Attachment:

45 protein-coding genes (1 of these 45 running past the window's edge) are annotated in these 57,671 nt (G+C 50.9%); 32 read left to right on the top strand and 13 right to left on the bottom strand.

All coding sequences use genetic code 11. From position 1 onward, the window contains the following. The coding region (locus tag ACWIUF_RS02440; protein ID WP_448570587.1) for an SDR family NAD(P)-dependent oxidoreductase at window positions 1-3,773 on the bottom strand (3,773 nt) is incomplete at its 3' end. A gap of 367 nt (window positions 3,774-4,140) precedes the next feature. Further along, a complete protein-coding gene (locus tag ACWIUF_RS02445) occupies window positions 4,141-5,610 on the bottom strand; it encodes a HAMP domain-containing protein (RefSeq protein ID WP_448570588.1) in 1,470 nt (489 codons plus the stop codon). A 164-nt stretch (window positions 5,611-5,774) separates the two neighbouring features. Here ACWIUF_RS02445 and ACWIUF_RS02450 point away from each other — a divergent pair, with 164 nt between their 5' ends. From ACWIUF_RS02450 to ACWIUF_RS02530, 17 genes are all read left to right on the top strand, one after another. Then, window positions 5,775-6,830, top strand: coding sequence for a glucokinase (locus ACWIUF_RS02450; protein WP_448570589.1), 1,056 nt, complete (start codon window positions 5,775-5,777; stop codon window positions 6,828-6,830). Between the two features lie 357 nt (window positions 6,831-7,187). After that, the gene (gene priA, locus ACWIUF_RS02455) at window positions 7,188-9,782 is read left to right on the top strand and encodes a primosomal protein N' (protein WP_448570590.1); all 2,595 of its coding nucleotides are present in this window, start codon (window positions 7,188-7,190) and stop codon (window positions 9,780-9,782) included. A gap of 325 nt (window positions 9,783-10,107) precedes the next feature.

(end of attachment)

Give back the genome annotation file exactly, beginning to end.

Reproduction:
45 protein-coding genes (1 of these 45 running past the window's edge) are annotated in these 57,671 nt (G+C 50.9%); 32 read left to right on the top strand and 13 right to left on the bottom strand.

All coding sequences use genetic code 11. From position 1 onward, the window contains the following. The coding region (locus tag ACWIUF_RS02440; protein ID WP_448570587.1) for an SDR family NAD(P)-dependent oxidoreductase at window positions 1-3,773 on the bottom strand (3,773 nt) is incomplete at its 3' end. A gap of 367 nt (window positions 3,774-4,140) precedes the next feature. Further along, a complete protein-coding gene (locus tag ACWIUF_RS02445) occupies window positions 4,141-5,610 on the bottom strand; it encodes a HAMP domain-containing protein (RefSeq protein ID WP_448570588.1) in 1,470 nt (489 codons plus the stop codon). A 164-nt stretch (window positions 5,611-5,774) separates the two neighbouring features. Here ACWIUF_RS02445 and ACWIUF_RS02450 point away from each other — a divergent pair, with 164 nt between their 5' ends. From ACWIUF_RS02450 to ACWIUF_RS02530, 17 genes are all read left to right on the top strand, one after another. Then, window positions 5,775-6,830, top strand: coding sequence for a glucokinase (locus ACWIUF_RS02450; protein WP_448570589.1), 1,056 nt, complete (start codon window positions 5,775-5,777; stop codon window positions 6,828-6,830). Between the two features lie 357 nt (window positions 6,831-7,187). After that, the gene (gene priA, locus ACWIUF_RS02455) at window positions 7,188-9,782 is read left to right on the top strand and encodes a primosomal protein N' (protein WP_448570590.1); all 2,595 of its coding nucleotides are present in this window, start codon (window positions 7,188-7,190) and stop codon (window positions 9,780-9,782) included. A gap of 325 nt (window positions 9,783-10,107) precedes the next feature.